Monday, 26 May 2014

The Validity of One's Pursuit of Happiness

Disclaimer: Before we proceed I need to make clear that I fully support the proliferation of knowledge and education to all, women and men alike. Furthermore I strongly encourage and admire any individual's personal choice to devote their life to their career. So please do not mistake what you're about to read as suggesting otherwise, because that would not be the case. 

What is a controversial discussion should really be a simple concept: feminism should, and on some level has, liberated women (not globally but arguably in 'developed' societies) in that she has the equal right, as any, to choose what she deems worthy of her life's devotions. That said, there is still this suffocating stigma that pre-defines the boundaries of success for women

Young women today are prescribed this equation for happiness that encompasses independent success that is largely career focused. I see so many people, men and women alike, slaving through university and a corporate job with no real attainment of wisdom or joy. Yet so many are shamed for not adopting this path. I'm not detracting from the importance of an education or discouraging the youthful drive and hunger for success. What I'm trying to emphasis is that one should make such pursuits through their own wilful mindedness. Should this path give them no true value and enrichment then I truly see no purpose for it. 

"Eventually I think I would like to devote myself to my family and children..." said with hesitation. 

"Really?" (Cue speech about the great insult this is to feminism)

In my personal experience through university and a corporate career, I have encountered many occasions where women are questioned for their persuasion towards a family focus lifestyle rather than a 'successful career'. This is only an example of the pressures faced by women today to achieve simply to satisfy the expectations of their peers.Whilst I am not insinuating that this is the case for all women, or that a successful career is not a valid life goal, my point is that as individuals we should feel liberated to pursue happiness, whatever form that may materialise in. Feminism was a movement of liberation. The great achievements of our predecessors should not be manipulated by modern activist to guilt women into passionless pursuits. I have an honest belief that if a woman is happy and free in what she devotes her daily life to, it really is no business of mine, or anyone else, to question or judge her.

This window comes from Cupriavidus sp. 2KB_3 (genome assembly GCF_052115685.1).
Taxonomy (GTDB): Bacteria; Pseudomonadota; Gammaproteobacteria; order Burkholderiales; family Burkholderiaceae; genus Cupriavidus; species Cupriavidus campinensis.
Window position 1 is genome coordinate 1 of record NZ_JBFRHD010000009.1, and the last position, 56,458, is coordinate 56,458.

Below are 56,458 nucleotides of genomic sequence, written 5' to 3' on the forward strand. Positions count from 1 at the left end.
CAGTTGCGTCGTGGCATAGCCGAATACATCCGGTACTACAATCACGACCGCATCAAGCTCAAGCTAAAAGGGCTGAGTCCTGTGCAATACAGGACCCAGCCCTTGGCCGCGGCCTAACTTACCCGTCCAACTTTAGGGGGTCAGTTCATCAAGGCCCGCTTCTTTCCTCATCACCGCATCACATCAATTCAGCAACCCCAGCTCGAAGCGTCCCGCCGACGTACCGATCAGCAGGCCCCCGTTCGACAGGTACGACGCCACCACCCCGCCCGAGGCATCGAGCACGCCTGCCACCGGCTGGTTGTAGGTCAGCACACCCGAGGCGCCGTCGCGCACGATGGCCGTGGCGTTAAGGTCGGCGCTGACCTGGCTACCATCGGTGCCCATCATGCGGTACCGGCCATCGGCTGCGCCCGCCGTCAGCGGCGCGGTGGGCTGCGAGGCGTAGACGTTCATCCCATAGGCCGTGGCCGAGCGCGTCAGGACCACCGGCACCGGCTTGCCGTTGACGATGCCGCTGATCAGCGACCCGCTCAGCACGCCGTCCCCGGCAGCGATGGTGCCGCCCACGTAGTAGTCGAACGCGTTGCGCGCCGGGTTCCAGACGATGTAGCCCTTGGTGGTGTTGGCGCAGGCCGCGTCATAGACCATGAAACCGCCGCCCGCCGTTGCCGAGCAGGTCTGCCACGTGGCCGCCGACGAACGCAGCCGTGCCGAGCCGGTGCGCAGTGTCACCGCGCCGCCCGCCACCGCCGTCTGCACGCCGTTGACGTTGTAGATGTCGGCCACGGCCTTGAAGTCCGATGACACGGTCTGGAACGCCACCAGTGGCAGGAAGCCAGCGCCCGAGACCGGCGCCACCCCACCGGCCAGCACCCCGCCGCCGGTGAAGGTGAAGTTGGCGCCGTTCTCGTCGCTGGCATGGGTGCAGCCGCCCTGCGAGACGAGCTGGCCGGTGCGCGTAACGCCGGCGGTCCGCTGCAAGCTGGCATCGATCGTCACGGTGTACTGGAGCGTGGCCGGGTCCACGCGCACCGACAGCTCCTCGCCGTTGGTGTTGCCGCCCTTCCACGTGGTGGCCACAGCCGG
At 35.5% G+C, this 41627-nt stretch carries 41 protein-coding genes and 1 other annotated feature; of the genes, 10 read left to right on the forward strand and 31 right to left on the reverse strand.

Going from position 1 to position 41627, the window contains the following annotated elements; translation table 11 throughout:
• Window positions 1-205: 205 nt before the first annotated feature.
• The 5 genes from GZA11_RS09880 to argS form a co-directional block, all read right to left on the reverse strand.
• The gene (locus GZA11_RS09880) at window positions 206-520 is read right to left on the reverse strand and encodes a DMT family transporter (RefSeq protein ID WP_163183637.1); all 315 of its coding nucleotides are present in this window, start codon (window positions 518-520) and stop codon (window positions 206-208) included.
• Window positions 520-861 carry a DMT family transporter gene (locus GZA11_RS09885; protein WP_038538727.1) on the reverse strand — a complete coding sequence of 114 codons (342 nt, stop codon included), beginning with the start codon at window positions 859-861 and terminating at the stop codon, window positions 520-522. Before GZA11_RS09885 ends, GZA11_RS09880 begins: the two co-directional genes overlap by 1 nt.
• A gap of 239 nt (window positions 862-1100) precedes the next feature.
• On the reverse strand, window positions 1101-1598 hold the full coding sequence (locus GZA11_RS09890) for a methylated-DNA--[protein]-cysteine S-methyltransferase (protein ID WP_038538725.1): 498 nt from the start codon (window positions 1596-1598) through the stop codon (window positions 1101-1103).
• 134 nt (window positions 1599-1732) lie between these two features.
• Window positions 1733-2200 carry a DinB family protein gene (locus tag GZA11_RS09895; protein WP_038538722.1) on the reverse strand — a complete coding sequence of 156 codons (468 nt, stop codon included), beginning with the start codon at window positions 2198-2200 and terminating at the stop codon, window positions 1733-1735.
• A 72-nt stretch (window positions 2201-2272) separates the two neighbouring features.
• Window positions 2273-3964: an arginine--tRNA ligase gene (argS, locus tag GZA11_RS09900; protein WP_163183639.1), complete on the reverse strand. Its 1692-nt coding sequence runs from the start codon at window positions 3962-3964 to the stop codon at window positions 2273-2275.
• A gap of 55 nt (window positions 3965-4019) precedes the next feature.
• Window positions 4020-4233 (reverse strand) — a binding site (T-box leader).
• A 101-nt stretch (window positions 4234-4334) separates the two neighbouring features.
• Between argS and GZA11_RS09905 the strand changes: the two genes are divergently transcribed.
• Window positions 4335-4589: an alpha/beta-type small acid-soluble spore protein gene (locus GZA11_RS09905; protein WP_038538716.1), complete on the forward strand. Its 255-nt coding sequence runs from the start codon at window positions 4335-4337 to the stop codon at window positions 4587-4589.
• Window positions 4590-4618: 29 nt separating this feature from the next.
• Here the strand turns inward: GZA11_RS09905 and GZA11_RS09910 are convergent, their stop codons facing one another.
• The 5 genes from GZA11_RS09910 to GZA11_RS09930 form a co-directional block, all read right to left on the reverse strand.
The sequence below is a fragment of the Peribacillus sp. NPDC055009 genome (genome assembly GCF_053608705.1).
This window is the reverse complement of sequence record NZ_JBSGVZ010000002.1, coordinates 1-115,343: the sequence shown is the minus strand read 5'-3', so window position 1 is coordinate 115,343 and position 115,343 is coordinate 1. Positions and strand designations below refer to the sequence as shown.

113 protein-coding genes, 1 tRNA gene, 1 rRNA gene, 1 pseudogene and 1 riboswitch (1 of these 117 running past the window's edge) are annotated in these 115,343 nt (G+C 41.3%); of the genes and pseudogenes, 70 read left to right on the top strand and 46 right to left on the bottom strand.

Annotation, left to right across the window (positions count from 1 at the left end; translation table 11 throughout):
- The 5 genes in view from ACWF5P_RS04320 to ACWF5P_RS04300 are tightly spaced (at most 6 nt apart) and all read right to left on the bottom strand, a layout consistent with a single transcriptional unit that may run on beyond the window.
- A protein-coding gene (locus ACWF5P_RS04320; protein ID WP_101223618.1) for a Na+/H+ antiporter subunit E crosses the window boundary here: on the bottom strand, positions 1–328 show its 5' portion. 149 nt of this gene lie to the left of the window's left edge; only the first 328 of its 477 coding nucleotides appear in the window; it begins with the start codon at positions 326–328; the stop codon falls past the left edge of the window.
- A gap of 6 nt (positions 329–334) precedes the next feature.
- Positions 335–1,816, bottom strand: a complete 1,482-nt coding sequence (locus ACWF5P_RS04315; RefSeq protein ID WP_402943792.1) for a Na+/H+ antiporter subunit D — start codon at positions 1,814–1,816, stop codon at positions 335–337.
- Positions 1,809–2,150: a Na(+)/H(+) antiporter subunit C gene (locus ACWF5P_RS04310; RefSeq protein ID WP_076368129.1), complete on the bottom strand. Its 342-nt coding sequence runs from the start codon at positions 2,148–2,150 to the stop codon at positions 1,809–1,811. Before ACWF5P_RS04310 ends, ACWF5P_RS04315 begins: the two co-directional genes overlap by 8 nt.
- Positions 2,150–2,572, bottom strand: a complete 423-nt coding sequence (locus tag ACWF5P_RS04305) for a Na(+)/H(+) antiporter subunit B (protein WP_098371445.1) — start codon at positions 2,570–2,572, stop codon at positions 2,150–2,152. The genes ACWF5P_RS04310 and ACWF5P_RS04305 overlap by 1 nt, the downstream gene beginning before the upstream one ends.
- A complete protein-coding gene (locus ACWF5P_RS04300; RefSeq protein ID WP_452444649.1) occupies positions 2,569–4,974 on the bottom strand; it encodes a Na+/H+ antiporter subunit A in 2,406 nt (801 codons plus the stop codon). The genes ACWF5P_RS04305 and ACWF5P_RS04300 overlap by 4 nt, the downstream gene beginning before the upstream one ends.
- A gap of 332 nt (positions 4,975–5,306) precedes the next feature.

Whilst I have made the very personal choice to attain a university degree and strive towards a corporate career, many of my peers have opted for other routes. Narrowing the focus to simply the female cohort, I know many women who forged this path for many a reasons and I cannot say indefinitely that my happiness surpass theirs. In fact were I to, it would be said with much hesitation. I know one too many high achieving university students or even graduates who lack direction driven by passion. True, unadulterated, raw passion. Often times I feel their focus is misdirected because our society has constructed this artificial standard dictating what qualifies as a thing worth chasing, as a thing lucrative enough to justify our life's reverence.   

Don't let anyone build the confines of what qualifies as a passion or a subject worthy of your pursuit in life. Remove yourself from the measurements and categories constructed around you. Be limitless. I should think that once you forgo the interpretations and ideals of success imposed by society, many real opportunities and possibilities will open to you. Otherwise you will be destined to an endless chase for validation that you have achieved "something" in life as defined by everyone else but you. 

Just a little food for thought.


No comments:

Post a Comment